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NS&I to introduce stiffer withdrawal penalties

Saving | National Savings

By Justin Modray, published 15 August 2012.
Helpful? 19

National Savings & Investments is to introduce new withdrawal penalties on its Index-Linked and Fixed Interest Certificates along with Children's Bonus Bonds from 20 September 2012.

The penalty will be 90 day's loss of interest, plus no index-linking in the year of encashment for Index-Linked Certificates.

This change won't affect existing Certificates until maturity. But when a customer decides to roll over maturity proceeds into reinvestment Certificates the new penalty will kick in.

How does this compare to now?

Index-Linked Certificates
Now New
No interest if you withdraw during the first year. Thereafter you receive the last anniversary value plus the bonus and any positive index-linking for each month held since then, which is generous. 90 day's loss of interest and no index-linking in year of withdrawal. Potentially better in the first year but a higher penalty thereafter.
Fixed Interest Certificates
Now New
No interest if you withdraw during the first year. Thereafter the anniversary value is paid up to 3 months following that date, beyond that an extra 3/12th annual interest is paid for each complete 3 months held. 90 day's loss of interest. Potentially better in the first year but a higher penalty is likely thereafter.
Children's Bonus Bonds
Now New
No interest if you withdraw during the first year. Thereafter interest up until withdrawal. 90 day's loss of interest. Potentially better in the first year but higher penalty thereafter

Should I now avoid these products?

Both Index-Linked and fixed Rate Certificates are not currently on sale. But if they come back onto the market, or you roll-over maturity proceeds, the new withdrawal penalty is disappointing - more so for Index-Linked. While you shouldn't arguably invest in these Certificates unless you plan to hold until maturity, the ability to withdraw early with minimal penalty has been attractive in these uncertain times. I don't think the new penalty is sufficiently severe to justify avoiding Index-Linked Certificates altogether, but it will likely deter those attracted to the option of getting out early if inflation falls.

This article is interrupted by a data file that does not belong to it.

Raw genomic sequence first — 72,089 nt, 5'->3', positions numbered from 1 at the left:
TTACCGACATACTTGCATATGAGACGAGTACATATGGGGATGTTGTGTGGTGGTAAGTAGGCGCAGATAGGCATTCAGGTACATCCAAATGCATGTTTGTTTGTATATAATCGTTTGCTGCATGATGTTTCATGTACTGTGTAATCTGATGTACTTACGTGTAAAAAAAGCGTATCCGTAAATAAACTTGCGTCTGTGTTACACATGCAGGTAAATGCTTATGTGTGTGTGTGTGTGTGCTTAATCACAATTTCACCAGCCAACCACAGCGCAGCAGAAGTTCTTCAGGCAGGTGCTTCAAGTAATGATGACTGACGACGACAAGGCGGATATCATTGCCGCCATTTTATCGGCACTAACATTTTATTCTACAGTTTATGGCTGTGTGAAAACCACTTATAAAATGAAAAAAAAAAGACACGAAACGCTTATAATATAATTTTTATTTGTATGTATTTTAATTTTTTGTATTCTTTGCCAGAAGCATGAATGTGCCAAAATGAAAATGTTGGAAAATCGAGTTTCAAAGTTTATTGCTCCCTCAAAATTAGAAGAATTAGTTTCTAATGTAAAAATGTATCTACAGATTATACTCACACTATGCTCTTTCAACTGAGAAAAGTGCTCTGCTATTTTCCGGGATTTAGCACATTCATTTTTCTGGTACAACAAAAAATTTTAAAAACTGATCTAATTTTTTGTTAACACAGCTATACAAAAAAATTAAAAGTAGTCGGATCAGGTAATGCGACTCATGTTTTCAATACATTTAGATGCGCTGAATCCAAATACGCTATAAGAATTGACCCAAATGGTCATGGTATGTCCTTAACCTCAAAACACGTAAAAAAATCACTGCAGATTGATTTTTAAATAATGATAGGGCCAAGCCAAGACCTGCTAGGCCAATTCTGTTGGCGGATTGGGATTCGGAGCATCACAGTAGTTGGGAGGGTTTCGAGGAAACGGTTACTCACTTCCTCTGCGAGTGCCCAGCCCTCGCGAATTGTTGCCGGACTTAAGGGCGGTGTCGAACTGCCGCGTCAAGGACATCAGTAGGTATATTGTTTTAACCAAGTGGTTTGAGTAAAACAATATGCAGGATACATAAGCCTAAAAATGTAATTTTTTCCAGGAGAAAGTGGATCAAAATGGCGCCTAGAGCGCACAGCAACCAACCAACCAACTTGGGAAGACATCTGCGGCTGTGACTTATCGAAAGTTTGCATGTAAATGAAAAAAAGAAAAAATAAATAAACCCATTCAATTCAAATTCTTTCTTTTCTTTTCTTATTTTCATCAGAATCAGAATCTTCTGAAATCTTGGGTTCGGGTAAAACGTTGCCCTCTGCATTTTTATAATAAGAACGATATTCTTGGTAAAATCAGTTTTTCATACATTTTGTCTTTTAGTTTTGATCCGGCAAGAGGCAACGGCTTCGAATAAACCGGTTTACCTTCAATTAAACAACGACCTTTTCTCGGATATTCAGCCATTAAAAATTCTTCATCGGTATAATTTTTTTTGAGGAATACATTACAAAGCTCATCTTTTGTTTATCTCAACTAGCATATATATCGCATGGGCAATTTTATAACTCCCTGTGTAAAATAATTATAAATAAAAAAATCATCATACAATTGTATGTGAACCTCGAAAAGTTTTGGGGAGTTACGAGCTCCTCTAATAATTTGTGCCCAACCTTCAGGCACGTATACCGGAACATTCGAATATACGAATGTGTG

Children's Bonus Bonds have never been very competitive and I think it's rare for money to be withdrawn before maturity. So while the new penalty is largely more harsh, it'll make little difference in practice.

Any other changes?

Some good news. It will be possible view and manage all NS&I fixed term investments online for new investments made after 20 September. Shame this can't be extended to existing investments too.

Why is NS&I doing this?

Standardising withdrawal penalties across the range makes like simpler for everyone. But I also have a sneaking suspicion that a lot of people have been withdrawing Index-Linked Certificates early following recent inflationary falls, so perhaps NS&I is keen to deter this on future Index-Linked Certificate issues (that's if there are any...).

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Readers' Comments (2) - To post a comment please register or login .


Comment by Ray_Sun at 2:20pm on 11 Sep 2012:

Had you noticed that the new rules also prohibit children under 16 from reinvesting their Savings Certificates ? If people have given Certificates to their grandchildren as a long-term nest egg for when they get older they will now have to be cashed in when they mature. This means my grandchildren will all end up with different amounts of money and will have t open new accounts for the cash, which will be less 'locked-up' for when they're older. I'm really worried about this, and can't see why they're doing it. Does anyone else think this is a daft idea ?


Comment by rafferty at 2:26pm on 08 Mar 2013:

The latest certificates issues 23 and 50, available only to those rolling-over maturing certificates, are pretty stingy both paying just 0.25% interest plus RPI though might still look good to tax payers compared with other savings rates now on offer.

Perhaps it was partly in anticipation of the low interest rate to come that the old system of a slightly reduced rate being paid for early withdrawal was ended. Not much margin for staged rates at 0.25%.

If there's a brighter side it's that the penalty for early withdrawal under the new system can be minimal too. Losing 90 days interest at 0.25% amounts to only 0.0625% and if the withdrawal is timed for just after an anniversary there's minimal loss of index-linking. So need to decide at each anniversary whether to bail out or stay in for another year.